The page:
Show hidden files and folders
From MozillaZine Knowledge Base
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Revision as of 02:12, 13 April 2012
The operating system hides certain files and folders by default, to reduce clutter and to prevent users who don't know what they're doing from accidentally damaging their system. On Windows and Linux, the profile for your Mozilla application is stored in a hidden location and, to find it, you will need to show hidden files and folders. You may also need to find other hidden files and folders. How you do that depends on your operating system.
Navigating to a folder
You can set Windows to show hidden files and folders by changing your "View" settings in Folder Options, as shown here on Windows XP. You can access Folder Options from the "Tools" menu in Windows Explorer (or "My Computer") or from Windows Control Panel. (Note: Windows Vista disables the File/Edit/View/Tools/Help menu in Windows Explorer. You can temporarily enable the menu bar by pressing the <ALT> key. If you want to permanently enable it click the Organize button, go to Layout and select Menu Bar.)
In Folder Options, click the "View" tab and, under "Hidden files and folders", select "Show hidden files and folders" ("Show hidden files, folders, and drives" on Windows 7). You might also want to uncheck the "Hide extensions for known file types" box, so that you can see the file extensions for all files.
If you still can't see the hidden files, you may need to uncheck the "Hide protected operating system files (Recommended)" box. This should only be needed in rare cases, such as showing certain system files. Make sure you recheck this box after completing your task.
Searching for a file
Windows includes a built-in search tool that can be used to search for files and folders. If you are using Windows 2000, the instructions above will also enable searching hidden files and folders. If you are using Windows XP or Vista you must enable searching for hidden files and folders in the search tool itself.
Linux hides files or folders that begin with a dot. Most file managers (Nautilus , Konqueror, Thunar) have a "View -> Show Hidden Files" command that will make them visible. If it doesn't have that exact command it should have something similar. For example the Dolphin file manager doesn't have that command because it lets you enable showing hidden files by modifying the folders view properties.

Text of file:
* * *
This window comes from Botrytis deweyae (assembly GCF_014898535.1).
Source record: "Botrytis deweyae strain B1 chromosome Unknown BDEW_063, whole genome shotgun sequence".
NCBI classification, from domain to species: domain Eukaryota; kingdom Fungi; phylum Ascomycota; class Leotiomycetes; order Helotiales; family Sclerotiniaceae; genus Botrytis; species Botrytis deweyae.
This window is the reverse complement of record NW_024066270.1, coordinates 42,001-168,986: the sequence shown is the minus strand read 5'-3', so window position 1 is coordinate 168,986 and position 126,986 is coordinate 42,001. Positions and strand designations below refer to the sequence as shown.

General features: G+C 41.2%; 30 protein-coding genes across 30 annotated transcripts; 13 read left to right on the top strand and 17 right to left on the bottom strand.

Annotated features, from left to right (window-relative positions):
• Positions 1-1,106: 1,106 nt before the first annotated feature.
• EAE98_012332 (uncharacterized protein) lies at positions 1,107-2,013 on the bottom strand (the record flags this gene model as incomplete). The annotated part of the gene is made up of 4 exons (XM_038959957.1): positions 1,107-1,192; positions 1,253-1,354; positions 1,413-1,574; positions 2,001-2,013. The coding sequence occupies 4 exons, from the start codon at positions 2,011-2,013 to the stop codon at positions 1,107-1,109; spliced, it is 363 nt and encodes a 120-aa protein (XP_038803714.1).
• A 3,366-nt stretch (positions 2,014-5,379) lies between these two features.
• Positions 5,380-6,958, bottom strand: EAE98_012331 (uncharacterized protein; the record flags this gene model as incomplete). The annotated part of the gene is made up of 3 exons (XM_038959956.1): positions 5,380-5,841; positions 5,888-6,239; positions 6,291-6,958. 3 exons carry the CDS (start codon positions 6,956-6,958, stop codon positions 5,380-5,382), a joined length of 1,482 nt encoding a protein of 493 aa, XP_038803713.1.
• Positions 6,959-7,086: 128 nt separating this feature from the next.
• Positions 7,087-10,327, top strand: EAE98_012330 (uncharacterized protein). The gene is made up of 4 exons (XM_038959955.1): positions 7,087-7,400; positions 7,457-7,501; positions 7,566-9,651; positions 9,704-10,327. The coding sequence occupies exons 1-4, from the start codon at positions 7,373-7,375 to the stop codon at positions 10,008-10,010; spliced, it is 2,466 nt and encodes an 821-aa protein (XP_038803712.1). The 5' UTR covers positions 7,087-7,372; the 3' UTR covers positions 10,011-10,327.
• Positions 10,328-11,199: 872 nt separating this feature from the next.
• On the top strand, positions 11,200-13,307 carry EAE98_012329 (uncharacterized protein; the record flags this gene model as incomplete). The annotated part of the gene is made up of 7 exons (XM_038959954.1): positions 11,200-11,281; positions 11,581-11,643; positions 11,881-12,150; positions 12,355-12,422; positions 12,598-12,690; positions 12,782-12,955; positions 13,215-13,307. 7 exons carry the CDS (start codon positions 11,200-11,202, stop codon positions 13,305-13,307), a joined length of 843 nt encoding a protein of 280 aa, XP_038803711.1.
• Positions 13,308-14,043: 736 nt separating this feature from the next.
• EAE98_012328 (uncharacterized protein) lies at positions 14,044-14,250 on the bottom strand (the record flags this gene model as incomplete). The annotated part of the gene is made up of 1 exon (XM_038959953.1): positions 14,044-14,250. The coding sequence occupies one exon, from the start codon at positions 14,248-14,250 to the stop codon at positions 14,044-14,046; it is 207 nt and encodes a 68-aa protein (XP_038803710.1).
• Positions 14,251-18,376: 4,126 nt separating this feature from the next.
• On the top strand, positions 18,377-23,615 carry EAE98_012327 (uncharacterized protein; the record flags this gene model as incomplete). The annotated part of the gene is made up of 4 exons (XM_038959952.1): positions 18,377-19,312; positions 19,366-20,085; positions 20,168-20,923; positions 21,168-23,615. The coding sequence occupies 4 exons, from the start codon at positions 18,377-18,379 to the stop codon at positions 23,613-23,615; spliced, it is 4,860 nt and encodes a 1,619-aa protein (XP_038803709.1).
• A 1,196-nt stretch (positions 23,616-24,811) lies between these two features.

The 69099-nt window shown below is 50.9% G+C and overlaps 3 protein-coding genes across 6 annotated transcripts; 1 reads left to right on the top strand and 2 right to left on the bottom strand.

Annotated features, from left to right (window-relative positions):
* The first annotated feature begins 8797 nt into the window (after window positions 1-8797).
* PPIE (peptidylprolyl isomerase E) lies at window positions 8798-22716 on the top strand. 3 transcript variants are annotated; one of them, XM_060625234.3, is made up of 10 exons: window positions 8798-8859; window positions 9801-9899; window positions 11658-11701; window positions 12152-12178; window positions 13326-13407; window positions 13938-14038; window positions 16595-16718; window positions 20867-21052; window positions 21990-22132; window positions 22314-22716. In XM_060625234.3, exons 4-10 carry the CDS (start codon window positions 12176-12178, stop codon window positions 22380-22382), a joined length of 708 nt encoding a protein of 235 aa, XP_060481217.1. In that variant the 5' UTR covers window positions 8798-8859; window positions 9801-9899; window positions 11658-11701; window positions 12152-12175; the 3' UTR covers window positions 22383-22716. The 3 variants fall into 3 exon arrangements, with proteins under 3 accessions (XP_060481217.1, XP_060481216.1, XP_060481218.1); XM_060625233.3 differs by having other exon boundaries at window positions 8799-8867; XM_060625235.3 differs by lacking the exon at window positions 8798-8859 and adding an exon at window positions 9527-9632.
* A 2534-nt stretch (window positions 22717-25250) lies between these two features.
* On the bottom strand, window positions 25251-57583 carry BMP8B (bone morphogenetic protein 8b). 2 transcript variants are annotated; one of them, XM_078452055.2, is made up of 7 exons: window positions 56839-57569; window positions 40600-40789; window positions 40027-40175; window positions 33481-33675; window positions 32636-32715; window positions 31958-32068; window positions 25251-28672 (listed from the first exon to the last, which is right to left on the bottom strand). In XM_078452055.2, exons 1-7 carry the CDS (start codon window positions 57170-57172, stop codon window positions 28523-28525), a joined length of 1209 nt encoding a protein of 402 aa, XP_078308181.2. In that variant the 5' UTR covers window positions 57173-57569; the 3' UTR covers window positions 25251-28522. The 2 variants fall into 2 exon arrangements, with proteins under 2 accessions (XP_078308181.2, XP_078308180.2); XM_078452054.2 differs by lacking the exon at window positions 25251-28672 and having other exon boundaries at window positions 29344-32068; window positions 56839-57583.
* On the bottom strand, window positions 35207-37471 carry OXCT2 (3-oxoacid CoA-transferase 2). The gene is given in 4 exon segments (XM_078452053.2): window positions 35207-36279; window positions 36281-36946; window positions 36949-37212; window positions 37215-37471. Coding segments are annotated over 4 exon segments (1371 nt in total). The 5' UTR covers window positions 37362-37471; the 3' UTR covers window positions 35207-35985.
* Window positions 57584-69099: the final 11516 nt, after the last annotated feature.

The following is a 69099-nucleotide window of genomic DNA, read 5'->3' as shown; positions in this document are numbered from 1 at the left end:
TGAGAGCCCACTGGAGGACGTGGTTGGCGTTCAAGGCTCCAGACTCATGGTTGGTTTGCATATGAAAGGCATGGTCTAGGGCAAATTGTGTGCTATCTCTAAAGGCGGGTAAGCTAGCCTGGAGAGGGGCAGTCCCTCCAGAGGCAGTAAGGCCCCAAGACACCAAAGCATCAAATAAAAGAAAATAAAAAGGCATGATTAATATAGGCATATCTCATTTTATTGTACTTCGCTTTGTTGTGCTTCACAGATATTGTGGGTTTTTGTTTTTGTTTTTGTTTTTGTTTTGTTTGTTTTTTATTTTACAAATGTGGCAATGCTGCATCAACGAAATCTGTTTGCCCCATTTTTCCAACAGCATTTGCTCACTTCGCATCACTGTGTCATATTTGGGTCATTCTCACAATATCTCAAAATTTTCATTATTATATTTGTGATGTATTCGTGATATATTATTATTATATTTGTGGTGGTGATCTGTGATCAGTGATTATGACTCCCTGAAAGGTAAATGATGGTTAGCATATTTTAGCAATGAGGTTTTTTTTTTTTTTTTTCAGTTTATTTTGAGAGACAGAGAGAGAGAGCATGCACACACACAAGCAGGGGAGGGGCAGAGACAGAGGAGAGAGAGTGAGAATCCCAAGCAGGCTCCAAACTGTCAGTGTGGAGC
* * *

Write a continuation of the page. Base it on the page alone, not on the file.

Nautilus (the default file manager for Gnome) will not show any hidden files that end with a "~" (such as backup files generated by gedit). You can view them using a terminal window or a different file manager. 
Firefox, Thunderbird and SeaMonkey use the native file picker by default (for example, when adding attachments). However, the Linux builds have a built-in file picker that you can enable by setting the ui.allow_platform_file_picker preference to false using either about:config or the Config editor (Thunderbird). It is typically faster and has a "show hidden files and directories" checkbox at bottom left. Unfortunately that checkbox is not sticky, the next time you run the application you need to enable it again. Here's a snapshot:
You could modify filepickerLoad() in chrome/toolkit.jar/content/global/filepicker.js to call the function to show hidden files and folders but it is not recommended. 
If you enable "show hidden files" in the file manager when Mozilla calls the native file picker it will also show hidden files. You can also right click on the directory listing in the file picker (such as the Attach files(s) window) and select "Show Hidden Files"... if the option exists.
Mac OS X
Showing hidden files and folders on Mac OS X
There are three ways to hide a file under Mac OS X: 
Normally you're only concerned about files or folders that begin with a dot. You can make them visible by typing the following in a terminal window.
defaults write com.apple.finder AppleShowAllFiles TRUE killall Finder
This will also cause any file icons to take on a hazy, 50% alpha look. To restore the old settings (hide the files and make the icons look normal) issue the same commands again, but enter FALSE instead of TRUE. 
If you need to do this often its more convenient to use a context menu (right click). You can do this by creating a shell script, and then wrapping it in an Automator plugin for Finder. Or you could use a Finder substitute such as XFile and PathFinder that have a option to show hidden files and directories. 
You can start the Terminal by:
When you open the Terminal it will show a one line greeting, and a terminal prompt on the second line. The terminal prompt shows the name of your computer plus the current directory. The Terminal provides a command line interface to the UNIX shell, which is just another way to work with your Mac. Rather than clicking on folders, icons or selecting commands from a menu with a mouse you type text commands.
You exit the Terminal like any other application. Click here for a tutorial on how to use the Terminal .
Mac OS X 10.3 and later includes FileVault. If you turn it on it creates a separate volume for your home folder and encrypts the contents of it. Several users have reported that when they updated OSX to 10.5.2 via Apple update that the root file system has a /Users/.username folder for each user. This may hide the profile from your Mozilla application.